Thursday, March 26, 2009

A Connecticut Yankee, Bejabbers

I'm busy reading A Connecticut Yankee in King Arthur's Court by Mark Twain.  I've never read it before, I must have missed in my reading travels.  Anyway, as I'm reading it, I began to think of all the things a person show know, in order to get full enjoyment from the book.   So here goes.  Please understand, I'm in the middle of it, so the list may not be complete.

The King Arthur Legends

It would be good to know at least a little something about the legends of King Arthur, Queen Guinevere, Merlin & the Knights.  It is surprisingly adult in character - lots of character flaws & tragedy.   Also lots of magic and mystery.  These legends have been around for centuries upon centuries, but a good and easy start for a beginner would be T.H. White's Once and Future King.  It's a pretty thick book, lots of pages with lots of words, but you get a good overview of things.   One of the more famous series of books is Sir Thomas Malory's, Le Morte d'Arthur  but be aware, this one is not for the faint hearted.  It was written back in the 15th century or there abouts, and it is not an easy read.  At least not for me, back when I tried to read it once.

British History  

You should also know some British history.  Broad surveys are better than nothing, but the more detail the better.   At the very least you should read something that covers the period from the withdrawal of Rome from Britain to Edward the Confessor - that's a period of 600 years or so.  And Twain also mixes is epochs a bit, so you might as well continue on until at least the early part of Henry VIII's reign.  Pay special attention to Henry II.  That's another 500 years, give or take.   It helps to know about civil and religious institutions in place during these times.  The most powerful institution in Europe during most of this period was the church, and though much of what I read so far, the protagonist expresses fear of the church.   Altho I haven't seen Feudalism mentioned by name in the book, it sure is described in actions, and that was an institution that was around in one form or another for quite awhile.  It would help to be aware of the different strata of medieval British society, from the Monarch on down to the Serfs.

19th Century World History 

The thing is, Mark Twain was not re-writing the Arthurian legends.  He satirizes them a bit, but he's also taking his shots at the world he knew, both in North America and Europe.   You should know something about the Industrial revolution, especially in the USA, but also in the world at large.  You should know a bit about the politics, institutions & attitudes of the late 19th century, both in the USA & Europe.  And also the technology.  It was a very innovative time.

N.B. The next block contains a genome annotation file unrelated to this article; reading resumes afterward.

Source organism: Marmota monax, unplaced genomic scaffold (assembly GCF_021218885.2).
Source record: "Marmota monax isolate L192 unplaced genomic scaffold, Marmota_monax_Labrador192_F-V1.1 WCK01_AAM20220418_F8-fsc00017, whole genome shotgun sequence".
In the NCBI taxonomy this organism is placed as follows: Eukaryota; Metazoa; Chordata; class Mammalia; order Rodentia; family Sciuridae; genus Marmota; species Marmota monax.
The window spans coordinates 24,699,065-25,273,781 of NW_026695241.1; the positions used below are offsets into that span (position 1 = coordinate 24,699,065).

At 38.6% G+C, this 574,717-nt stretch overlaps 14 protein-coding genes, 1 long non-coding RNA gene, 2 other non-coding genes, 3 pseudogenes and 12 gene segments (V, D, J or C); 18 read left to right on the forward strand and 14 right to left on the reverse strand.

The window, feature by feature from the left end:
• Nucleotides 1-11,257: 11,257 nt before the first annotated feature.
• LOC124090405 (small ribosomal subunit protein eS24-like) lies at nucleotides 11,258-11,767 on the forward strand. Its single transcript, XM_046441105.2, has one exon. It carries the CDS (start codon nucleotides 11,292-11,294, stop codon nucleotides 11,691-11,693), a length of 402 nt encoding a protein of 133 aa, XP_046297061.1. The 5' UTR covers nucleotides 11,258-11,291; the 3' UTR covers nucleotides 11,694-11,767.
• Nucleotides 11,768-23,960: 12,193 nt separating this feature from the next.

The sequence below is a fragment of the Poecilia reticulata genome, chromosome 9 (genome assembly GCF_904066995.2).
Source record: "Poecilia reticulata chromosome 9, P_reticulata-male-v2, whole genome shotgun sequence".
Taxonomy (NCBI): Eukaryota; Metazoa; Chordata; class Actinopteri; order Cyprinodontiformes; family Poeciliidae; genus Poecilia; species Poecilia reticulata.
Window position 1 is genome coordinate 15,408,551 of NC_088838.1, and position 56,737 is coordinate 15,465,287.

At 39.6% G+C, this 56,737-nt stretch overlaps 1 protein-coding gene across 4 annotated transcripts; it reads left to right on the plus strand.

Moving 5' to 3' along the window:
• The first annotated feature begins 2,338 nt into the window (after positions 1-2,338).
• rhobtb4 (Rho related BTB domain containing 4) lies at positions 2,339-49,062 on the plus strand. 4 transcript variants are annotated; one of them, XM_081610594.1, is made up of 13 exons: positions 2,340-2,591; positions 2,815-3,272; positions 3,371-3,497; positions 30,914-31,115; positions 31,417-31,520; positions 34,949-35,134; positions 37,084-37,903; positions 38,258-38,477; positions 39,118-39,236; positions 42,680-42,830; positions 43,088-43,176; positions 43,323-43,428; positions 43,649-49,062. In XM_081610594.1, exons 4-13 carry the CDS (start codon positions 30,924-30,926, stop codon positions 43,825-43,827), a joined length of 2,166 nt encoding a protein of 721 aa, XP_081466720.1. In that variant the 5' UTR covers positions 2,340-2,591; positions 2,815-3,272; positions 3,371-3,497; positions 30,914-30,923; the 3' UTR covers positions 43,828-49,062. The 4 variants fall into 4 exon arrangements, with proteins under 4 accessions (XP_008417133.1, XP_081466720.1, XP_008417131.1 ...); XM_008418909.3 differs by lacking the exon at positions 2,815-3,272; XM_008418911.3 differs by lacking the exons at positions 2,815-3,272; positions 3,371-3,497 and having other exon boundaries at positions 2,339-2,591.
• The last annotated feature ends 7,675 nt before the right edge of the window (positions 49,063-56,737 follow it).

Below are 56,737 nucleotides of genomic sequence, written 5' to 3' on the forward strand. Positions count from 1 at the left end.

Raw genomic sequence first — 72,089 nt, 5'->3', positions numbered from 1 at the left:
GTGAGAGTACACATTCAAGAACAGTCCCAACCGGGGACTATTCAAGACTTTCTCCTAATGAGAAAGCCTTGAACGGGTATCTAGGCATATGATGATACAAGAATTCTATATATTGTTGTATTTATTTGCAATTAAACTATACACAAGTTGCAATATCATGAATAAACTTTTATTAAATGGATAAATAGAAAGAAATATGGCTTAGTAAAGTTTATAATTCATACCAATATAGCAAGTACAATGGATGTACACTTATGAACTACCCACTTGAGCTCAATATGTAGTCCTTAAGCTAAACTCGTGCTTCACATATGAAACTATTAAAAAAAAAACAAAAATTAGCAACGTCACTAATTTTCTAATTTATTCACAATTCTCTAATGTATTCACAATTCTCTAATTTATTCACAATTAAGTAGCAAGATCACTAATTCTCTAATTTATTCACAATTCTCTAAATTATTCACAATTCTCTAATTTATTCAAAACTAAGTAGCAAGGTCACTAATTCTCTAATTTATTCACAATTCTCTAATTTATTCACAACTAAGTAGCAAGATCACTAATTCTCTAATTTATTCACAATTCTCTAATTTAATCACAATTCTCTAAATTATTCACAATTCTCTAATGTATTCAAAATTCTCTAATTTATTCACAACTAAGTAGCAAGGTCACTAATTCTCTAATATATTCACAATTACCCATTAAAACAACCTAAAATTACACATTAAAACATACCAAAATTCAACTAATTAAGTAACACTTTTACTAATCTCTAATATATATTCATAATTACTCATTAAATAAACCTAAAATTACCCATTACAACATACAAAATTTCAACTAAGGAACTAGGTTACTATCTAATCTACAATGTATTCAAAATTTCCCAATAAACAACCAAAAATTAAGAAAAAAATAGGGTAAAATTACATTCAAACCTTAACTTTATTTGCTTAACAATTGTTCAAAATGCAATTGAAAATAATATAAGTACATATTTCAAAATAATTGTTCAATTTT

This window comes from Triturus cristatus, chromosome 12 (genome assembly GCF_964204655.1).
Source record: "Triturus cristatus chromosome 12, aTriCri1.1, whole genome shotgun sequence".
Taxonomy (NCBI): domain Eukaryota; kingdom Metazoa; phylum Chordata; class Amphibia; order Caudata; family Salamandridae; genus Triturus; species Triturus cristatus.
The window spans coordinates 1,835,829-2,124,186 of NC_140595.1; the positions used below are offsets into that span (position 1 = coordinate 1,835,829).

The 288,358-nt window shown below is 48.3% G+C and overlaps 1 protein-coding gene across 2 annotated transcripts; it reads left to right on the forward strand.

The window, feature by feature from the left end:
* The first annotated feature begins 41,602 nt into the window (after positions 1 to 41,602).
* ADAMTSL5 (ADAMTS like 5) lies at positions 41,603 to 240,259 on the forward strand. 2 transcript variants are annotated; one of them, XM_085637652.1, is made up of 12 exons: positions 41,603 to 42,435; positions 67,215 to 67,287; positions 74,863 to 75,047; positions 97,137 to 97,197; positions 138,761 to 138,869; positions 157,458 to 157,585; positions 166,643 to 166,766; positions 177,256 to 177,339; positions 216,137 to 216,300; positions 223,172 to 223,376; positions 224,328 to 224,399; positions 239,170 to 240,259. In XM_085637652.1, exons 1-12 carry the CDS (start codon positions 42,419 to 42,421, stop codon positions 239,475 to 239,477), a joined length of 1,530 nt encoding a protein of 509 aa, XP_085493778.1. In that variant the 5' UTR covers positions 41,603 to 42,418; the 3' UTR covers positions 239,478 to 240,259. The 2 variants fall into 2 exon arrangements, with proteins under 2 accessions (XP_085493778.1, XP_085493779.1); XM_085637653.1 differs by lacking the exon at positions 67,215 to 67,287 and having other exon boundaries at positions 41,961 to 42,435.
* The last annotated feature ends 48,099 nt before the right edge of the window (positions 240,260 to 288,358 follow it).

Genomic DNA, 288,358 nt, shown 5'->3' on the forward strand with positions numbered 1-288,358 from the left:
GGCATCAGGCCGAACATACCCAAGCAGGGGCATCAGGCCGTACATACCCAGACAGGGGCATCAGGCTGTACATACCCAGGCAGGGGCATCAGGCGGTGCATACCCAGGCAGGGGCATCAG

Have a sense of humor 

Mark Twain writes some of the funniest things I've ever read, and they're just thrown in here or there.  This is where the 'bejabbers' in the title comes in, it was used in a couple of paragraphs in which Twain pokes a little fun at the literary world.  I'm still chuckling about it, but then my world may be a little insular than most (sigh). Sometimes his humor is very obvious.  Other times his humor is very subtle, and you have to be on your toes to catch it, which is why the more awareness you have of his culture or what he's writing about,  the more likely you are to really understand.  This is turning out (I believe) to be kind of a 'dark' book, not a happy story at all, but the biting humor is still there.


Anonymous said...

I don't know any of those things. I just read and enjoyed (mostly) the book and figured out that Twain was a genius. Well, maybe you are, too?

A Valdese Blogger said...

Best Fan: Me, a genius? Its all in what you know at what age. If at age 6 I had known what I know now, I would have been a genius. I could have probably skipped 2nd grade. But, if I didnt increase my knowledge, I would have lost my geniushood at some point. About 5th grade, perhaps.

The Mother said...

I think this is a VERY short list of things one should have a passing understanding of. VERY, VERY short.

But it's a good start...

A Valdese Blogger said...

The Mother: Howdy - you're right. One obvious thing I left off was English as it was used in the 19th century USA, and also something akin to Elizabethan English. No one today would understand English as it was spoken in the 6th century without a great deal of study, so the author used an Elizabethan/Jacobean slant to the way the characters spoke. I think.

Thanks for reading & commenting!